Think of the duplicitous, disingenuous behavior of Europe’s leaders over the past 5 decades. Soon after the murdering 6 million Jews on the European continent, and the subsequent displacement of hundreds of thousands of other Jews to safer shores, the ‘leaders’ of Europe import millions of Jew hating Muslims to take their place.
Call me cynical if you’d like, but something tells me that Europe really does have in fact a problem with anti-Jewish impulses. The kicker is, their latest gambit, in the name of multiculturalism, is going to bite them long and hared in their faux humanitarian asses, and lead to its eventual societal disembowelment.
NOTE: Take it for what it’s worth, it’s just my opinion, but an educated one, based on empirical evidence over the past ten years.
Is European hatred of Jews a thing of the past?
In his latest book, “Demonizing Israel and the Jews,” Manfred Gerstenfeld, analyzes polls taken across the continent and estimates that at least 150 million Europeans still harbor extreme anti-Jewish and/or anti-Israel animus.
Do Europe’s Jews feel safe?
According to Gerstenfeld, 25 percent are afraid to wear kippot or Star of David jewelry in public. While today armed police stand on guard across Europe protecting synagogues, 80 synagogues have been attacked in recent years in Germany alone. Jewish children have been targeted for bullying in Scandinavia and for insult, injury, even death on the campuses of day schools and Yeshivot in France.
BY ABRAHAM COOPER
A sculpture of a woman and a child is silhouetted against the water of Schwedsee lake at Nazi death camp Ravensbrueck about 100 kilometers (62 miles) north of Berlin, Thursday, Nov. 7, 2013. On Nov. 9, 2013 Germany remembers the 75th anniversary of the ‘Kristallnacht’, ‘Night Of The Broken Glasses’ or ‘November Pogrom’. On Nov. 9, 1939 the Nazis coordinated a wave of attacks in Germany and Austria, smashing windows, burning synagogues, ransacking homes and looting Jewish-owned stores. (AP Photo/Markus Schreiber)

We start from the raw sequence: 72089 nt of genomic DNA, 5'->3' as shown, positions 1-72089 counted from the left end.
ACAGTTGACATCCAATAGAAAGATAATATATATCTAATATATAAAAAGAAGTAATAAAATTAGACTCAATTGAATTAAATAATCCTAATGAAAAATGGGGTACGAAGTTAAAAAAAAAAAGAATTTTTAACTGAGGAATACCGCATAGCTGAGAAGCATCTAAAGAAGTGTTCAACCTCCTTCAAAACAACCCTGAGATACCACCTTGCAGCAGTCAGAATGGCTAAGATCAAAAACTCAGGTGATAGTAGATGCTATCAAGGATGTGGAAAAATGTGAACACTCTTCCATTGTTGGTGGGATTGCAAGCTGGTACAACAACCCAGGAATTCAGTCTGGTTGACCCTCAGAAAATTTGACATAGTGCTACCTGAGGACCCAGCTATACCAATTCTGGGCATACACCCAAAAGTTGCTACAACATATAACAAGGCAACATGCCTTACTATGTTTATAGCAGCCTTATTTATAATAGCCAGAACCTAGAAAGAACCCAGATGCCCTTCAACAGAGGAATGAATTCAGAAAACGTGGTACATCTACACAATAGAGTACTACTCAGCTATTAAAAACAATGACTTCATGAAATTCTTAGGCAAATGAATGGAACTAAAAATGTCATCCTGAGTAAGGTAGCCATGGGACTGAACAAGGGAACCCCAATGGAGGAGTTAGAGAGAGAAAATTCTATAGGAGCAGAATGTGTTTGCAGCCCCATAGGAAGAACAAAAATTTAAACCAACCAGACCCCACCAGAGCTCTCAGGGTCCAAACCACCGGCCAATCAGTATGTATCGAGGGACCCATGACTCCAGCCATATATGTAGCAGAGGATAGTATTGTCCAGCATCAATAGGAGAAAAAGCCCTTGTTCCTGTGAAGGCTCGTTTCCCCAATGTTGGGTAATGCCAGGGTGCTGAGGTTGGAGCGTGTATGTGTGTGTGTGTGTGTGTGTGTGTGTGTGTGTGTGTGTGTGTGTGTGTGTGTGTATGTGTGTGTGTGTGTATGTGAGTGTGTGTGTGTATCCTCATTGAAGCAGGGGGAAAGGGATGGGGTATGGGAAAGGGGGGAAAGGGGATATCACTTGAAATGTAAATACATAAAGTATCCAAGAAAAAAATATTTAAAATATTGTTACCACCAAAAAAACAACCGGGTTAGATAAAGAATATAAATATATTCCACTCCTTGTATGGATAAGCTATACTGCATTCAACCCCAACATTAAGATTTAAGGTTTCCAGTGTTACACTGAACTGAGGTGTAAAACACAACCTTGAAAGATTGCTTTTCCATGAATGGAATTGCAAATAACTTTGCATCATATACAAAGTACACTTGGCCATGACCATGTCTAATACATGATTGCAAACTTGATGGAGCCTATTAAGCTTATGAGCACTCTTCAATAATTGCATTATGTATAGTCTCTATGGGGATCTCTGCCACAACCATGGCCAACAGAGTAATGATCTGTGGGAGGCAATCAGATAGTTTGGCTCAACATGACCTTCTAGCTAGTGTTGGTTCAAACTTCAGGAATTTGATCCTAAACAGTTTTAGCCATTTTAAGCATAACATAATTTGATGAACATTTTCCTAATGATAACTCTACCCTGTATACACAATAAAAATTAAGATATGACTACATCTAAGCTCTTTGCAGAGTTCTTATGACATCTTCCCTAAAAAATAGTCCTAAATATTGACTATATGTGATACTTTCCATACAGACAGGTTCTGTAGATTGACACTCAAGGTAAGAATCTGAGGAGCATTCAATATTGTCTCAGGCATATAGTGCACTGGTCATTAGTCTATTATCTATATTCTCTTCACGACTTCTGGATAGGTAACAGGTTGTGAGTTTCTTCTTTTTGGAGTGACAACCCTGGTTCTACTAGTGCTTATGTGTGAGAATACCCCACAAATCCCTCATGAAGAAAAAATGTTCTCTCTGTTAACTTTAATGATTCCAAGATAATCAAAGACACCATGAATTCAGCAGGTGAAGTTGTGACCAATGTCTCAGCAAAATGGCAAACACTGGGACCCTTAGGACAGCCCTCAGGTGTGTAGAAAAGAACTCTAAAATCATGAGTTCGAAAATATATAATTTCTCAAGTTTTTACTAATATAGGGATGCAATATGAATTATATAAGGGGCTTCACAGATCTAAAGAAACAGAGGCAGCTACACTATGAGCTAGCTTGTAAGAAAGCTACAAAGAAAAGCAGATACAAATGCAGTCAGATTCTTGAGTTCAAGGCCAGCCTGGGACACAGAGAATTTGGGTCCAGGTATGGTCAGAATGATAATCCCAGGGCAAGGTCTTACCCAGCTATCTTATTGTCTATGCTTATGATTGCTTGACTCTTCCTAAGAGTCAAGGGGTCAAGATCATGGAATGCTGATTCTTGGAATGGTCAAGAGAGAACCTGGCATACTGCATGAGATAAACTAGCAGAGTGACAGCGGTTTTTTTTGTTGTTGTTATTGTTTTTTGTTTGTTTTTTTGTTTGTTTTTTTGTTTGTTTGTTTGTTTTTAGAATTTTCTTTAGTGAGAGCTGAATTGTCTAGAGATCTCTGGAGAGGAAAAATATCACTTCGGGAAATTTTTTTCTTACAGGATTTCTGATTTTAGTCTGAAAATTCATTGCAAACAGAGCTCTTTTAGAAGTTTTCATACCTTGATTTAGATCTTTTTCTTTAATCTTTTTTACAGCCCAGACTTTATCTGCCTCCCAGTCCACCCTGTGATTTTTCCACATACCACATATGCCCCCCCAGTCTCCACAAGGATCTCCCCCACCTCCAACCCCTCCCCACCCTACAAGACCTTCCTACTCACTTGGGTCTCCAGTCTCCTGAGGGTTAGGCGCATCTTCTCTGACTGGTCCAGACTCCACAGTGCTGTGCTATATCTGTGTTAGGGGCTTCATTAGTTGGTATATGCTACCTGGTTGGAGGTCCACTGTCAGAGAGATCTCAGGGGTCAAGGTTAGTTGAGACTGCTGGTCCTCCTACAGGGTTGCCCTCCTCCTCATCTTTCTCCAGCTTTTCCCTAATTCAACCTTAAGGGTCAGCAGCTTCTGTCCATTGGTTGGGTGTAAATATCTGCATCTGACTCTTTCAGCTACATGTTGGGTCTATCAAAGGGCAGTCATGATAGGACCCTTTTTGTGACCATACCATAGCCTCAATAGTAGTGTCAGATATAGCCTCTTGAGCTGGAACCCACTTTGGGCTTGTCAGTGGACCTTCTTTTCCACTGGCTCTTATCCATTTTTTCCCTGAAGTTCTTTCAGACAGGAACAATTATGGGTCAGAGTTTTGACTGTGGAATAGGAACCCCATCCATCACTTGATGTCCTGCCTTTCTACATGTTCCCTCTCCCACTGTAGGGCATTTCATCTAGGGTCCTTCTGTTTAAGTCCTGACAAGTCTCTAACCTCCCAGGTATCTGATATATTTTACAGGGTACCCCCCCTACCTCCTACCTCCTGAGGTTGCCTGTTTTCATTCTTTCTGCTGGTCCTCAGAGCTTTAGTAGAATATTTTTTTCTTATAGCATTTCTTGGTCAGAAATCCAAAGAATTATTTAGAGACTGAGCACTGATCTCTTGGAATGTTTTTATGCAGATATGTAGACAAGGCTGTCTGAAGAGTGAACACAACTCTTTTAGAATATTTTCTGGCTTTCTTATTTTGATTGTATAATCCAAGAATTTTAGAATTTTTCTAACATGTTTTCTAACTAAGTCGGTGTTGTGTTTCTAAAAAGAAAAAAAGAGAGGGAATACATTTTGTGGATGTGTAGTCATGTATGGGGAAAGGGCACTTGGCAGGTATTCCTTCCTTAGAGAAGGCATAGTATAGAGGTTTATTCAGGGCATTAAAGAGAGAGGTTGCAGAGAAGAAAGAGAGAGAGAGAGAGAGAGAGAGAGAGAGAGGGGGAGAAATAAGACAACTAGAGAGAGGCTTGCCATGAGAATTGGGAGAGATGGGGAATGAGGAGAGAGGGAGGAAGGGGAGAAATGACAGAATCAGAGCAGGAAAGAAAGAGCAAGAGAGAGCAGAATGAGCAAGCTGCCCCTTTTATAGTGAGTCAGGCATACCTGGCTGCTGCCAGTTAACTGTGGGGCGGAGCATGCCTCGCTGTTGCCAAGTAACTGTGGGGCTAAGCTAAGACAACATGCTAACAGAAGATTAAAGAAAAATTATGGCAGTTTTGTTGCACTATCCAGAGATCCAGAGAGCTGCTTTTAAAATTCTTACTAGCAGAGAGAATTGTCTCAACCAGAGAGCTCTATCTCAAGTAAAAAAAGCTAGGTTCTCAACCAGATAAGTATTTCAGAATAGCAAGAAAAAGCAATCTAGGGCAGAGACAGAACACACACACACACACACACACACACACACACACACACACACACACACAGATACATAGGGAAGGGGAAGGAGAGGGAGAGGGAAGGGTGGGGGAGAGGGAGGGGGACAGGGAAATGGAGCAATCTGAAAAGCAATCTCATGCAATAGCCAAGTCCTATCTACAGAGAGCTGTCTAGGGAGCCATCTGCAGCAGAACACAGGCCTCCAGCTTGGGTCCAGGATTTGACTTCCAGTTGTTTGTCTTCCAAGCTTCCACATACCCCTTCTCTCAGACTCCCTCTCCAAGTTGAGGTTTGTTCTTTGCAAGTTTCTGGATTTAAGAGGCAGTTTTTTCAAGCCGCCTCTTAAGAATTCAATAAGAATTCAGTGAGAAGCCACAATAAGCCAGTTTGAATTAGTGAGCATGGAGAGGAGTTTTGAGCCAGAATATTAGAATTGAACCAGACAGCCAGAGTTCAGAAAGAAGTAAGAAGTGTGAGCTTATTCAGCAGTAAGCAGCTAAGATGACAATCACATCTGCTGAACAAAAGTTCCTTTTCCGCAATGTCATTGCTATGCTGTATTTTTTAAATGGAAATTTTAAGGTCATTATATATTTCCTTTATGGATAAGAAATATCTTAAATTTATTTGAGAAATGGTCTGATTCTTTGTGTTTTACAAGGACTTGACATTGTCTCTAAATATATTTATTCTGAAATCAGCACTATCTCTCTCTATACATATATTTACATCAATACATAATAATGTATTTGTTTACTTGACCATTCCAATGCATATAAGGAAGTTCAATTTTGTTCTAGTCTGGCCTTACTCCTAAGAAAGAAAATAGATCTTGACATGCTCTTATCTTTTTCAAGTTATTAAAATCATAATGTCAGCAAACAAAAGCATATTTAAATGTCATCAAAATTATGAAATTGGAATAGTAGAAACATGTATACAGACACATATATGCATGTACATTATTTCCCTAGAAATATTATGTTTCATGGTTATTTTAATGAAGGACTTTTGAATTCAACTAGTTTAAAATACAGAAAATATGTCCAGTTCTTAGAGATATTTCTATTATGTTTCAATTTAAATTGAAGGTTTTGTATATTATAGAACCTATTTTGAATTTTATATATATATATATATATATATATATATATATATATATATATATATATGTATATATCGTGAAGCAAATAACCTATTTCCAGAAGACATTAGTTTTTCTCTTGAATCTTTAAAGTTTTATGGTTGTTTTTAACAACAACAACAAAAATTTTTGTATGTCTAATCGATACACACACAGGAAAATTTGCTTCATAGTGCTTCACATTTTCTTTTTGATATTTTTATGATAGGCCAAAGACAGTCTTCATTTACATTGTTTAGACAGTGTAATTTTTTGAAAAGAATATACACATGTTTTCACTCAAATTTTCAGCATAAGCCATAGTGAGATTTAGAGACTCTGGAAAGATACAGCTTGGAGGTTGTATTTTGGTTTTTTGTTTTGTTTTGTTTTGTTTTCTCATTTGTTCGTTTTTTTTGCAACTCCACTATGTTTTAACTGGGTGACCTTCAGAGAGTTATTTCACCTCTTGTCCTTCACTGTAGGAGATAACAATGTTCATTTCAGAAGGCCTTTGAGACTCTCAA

Kristallnacht. Seventy-five years later, the very word (Night of Broken Glass) still casts its long shadow. On Nov. 9th, 1938, a mass pogrom was unleashed by the German High command against the Jews of Germany and Austria. It marked the Nazi regime’s transition from the quasi-legal discriminatory Nuremberg Laws to coming of ‘Final Solution’ genocide against European Jewry.
The official statistics— 91 Jews were killed, thousands more put into concentration camps, 267 synagogues burned, and 7,500 Jewish businesses vandalized, fail to describe the overwhelming sense of terror and foreboding which enveloped German Jewry. They had just experienced the overwhelming indifference and antipathy of neighbors, when police and fire departments were deployed not to douse the flames engulfing historic houses of worship or stop vicious beatings, but only to protect the property of proper Aryans.
In his diary, Reich Minister Goebbels celebrated: “As I am driven to the hotel [in Munich], windowpanes shatter. Bravo! Bravo! The synagogues burn like big old cabins.”
He and Hitler had reason to celebrate. The world didn’t give a damn about the Jews and soon the path from burning synagogues would lead to the plumes of ashes of mass murdered Jews spewing forth from death camp crematoria, covered by the fog of war and buried by an indifferent humanity.
Their celebrations continued as other conflagrations enveloped all of Europe. Cities from London to Warsaw to Leningrad were devastated by the Nazi Blitzkrieg. But by May 1945, when WWII ended, the very same streets in Munich and Berlin whose synagogues were torched and whose Jews were disappeared, were themselves reduced to rubble by the onslaught of Allied firebombs.